Guillaume Bernardi, stage direction, text analysis, diction
Luke Arnason, French language coach
Lucas Harris & Borys Medicky, accompanist, coach
(See faculty biographies on the 'Faculty' page of this site.)
After four years of exploring seventeenth-century vocal repertoire, the ToCC has recognized the need for a workshop where Toronto singers who love this music can meet on their own to learn and share ideas about appropriate vocal style, technique, rhetoric, ornamentation, gesture, and physical movement. This new workshop is both theoretical as well as practical, leading to a collaboration with the ToCC continuo group in the form of a staged performance each Spring semester. Thus far members of the Singers' Collective have given staged performances of works by Monteverdi (Comabattimento di Tancredi e Clorinda), Luigi Rossi (Noi siam tre donzellette), Marco Marazzoli (scenes from Dal male il bene), and Francesco Cavalli (scenes from La Doriclea).
Our new policy regarding payment is that all singers will pay $15 per class during the fall semester. Fees will be waived for those singers invited to take part in the Spring theatre project.
At the turn of the seventeenth century, a new vocal style was emerging in Italy, and the figure of Orpheus, whose singing was beautiful enough to persuade even the King of the Underworld, was central to it. Composers such as Claudio Monteverdi (whose opera Orfeo was first performed in 1607) were seeking to use music as a vehicle for enhancing the power of speech to persuade, provoke, captivate and move listeners to tears, and so the performers of this stile recitativo must have been skilled actors as much as singers. Using Orpheus as an example of the ideal performer, the class for singers will explore the elements of early seventeenth-century style in a holistic way, with a focus not only on the voice but on the whole body as a vehicle for delivering text persuasively. This will require, first and foremost, a theatrical approach, supported by in-depth work with text and language, (pronunciation, poetic form and rhetoric), and insight into the historical and cultural context of the music.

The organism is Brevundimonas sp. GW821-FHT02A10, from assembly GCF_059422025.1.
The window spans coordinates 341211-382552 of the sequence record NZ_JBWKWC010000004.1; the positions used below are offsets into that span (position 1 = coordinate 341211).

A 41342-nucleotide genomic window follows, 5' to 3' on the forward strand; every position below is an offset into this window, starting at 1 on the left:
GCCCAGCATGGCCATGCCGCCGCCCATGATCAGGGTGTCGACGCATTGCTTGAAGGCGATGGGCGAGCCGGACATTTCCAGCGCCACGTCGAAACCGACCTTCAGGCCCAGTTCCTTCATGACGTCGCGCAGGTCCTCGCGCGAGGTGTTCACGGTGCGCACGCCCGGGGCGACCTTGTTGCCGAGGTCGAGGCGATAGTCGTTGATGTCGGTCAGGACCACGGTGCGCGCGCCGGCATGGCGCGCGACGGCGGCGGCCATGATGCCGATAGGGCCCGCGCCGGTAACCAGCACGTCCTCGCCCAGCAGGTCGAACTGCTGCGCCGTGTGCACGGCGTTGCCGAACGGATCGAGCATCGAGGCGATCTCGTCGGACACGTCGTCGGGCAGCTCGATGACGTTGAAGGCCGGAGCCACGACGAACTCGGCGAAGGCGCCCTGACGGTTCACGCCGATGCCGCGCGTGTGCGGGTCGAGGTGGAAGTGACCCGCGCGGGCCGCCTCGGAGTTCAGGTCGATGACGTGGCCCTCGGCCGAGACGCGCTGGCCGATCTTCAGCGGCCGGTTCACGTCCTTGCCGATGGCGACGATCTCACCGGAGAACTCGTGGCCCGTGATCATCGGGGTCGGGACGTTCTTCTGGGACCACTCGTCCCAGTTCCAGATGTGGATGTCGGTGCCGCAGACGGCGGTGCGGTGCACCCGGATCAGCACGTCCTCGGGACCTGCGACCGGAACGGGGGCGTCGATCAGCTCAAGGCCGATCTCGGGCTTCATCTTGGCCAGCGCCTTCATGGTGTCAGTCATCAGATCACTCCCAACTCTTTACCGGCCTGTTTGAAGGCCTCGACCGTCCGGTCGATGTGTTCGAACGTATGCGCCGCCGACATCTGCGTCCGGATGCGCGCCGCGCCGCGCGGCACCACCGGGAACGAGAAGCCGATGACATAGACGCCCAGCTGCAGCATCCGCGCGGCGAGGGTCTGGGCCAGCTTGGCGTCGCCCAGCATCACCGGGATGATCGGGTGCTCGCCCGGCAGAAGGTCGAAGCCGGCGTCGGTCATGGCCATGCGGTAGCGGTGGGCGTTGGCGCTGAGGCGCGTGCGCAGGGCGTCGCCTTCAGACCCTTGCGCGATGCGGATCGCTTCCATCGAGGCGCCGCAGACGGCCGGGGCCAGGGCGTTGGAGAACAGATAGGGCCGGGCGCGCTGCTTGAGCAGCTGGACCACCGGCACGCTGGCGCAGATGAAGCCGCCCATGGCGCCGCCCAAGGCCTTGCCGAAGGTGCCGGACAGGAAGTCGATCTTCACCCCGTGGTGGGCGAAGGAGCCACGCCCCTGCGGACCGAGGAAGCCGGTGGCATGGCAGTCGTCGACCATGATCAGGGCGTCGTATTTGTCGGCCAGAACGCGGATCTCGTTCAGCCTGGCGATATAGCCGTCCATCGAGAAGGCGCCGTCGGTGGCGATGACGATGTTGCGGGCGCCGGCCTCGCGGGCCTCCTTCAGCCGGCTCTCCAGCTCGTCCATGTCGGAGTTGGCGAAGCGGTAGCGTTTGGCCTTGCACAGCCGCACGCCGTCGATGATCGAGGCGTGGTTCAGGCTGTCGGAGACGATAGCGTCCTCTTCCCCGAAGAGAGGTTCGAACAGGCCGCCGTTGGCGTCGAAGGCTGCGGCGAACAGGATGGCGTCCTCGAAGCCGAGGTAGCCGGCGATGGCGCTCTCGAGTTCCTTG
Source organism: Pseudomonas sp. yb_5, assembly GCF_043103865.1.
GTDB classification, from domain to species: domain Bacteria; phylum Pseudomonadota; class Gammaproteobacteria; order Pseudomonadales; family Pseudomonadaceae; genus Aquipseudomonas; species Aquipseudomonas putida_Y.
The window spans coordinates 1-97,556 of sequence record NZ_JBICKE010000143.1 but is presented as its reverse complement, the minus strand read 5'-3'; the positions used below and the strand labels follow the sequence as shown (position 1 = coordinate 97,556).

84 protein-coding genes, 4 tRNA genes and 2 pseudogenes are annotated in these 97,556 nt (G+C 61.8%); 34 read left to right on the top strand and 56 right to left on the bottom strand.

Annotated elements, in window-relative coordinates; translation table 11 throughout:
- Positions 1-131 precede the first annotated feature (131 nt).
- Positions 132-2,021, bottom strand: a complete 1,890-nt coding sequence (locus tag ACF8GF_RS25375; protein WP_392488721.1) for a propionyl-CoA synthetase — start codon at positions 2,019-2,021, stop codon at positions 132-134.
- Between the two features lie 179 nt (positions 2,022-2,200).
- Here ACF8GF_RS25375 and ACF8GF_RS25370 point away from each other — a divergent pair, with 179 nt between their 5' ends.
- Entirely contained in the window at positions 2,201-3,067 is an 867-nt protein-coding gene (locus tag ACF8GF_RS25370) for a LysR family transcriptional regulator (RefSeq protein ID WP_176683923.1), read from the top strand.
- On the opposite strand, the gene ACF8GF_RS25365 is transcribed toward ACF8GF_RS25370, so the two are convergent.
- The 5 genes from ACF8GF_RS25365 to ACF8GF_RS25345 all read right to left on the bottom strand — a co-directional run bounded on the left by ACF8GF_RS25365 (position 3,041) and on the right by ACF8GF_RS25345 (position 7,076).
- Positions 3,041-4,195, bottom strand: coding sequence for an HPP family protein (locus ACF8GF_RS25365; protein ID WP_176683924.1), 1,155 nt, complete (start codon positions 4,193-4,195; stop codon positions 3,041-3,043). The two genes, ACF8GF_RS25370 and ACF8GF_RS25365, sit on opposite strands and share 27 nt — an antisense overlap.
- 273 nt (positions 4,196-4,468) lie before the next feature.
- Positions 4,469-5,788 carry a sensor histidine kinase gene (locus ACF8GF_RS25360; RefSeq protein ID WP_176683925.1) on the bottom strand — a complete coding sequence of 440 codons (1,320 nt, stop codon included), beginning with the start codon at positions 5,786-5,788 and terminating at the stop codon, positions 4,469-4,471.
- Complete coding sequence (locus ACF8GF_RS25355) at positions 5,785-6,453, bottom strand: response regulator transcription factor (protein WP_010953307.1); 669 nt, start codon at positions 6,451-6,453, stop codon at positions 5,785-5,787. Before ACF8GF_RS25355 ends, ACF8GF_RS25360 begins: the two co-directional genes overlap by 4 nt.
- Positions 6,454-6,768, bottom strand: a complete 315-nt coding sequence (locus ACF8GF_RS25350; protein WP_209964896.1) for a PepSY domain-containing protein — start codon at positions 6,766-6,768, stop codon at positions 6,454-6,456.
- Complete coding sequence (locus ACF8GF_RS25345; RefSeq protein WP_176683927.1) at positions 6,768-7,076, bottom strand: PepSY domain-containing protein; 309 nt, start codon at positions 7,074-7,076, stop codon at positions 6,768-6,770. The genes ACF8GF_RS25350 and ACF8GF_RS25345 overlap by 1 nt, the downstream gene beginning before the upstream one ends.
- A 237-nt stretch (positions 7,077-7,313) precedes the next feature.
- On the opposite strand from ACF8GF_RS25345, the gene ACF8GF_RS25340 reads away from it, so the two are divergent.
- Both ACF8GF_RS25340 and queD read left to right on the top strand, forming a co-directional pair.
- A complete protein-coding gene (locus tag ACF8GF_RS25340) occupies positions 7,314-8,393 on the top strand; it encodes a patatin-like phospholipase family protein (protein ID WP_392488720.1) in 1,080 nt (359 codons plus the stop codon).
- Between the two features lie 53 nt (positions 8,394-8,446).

Since the members of the Singers' Collective will meet regularly with the instrumentalists during the Spring semester, there will be many chances for ‘Orpheus’ (the singers) to sing with his ‘lyre’ (the continuo group). Since tight integration between singer and continuo is so crucial to the successful performance of recitative style music, we will provide a setting where the singers and members of the continuo band can practice communicating with each other and forming a strong partnership.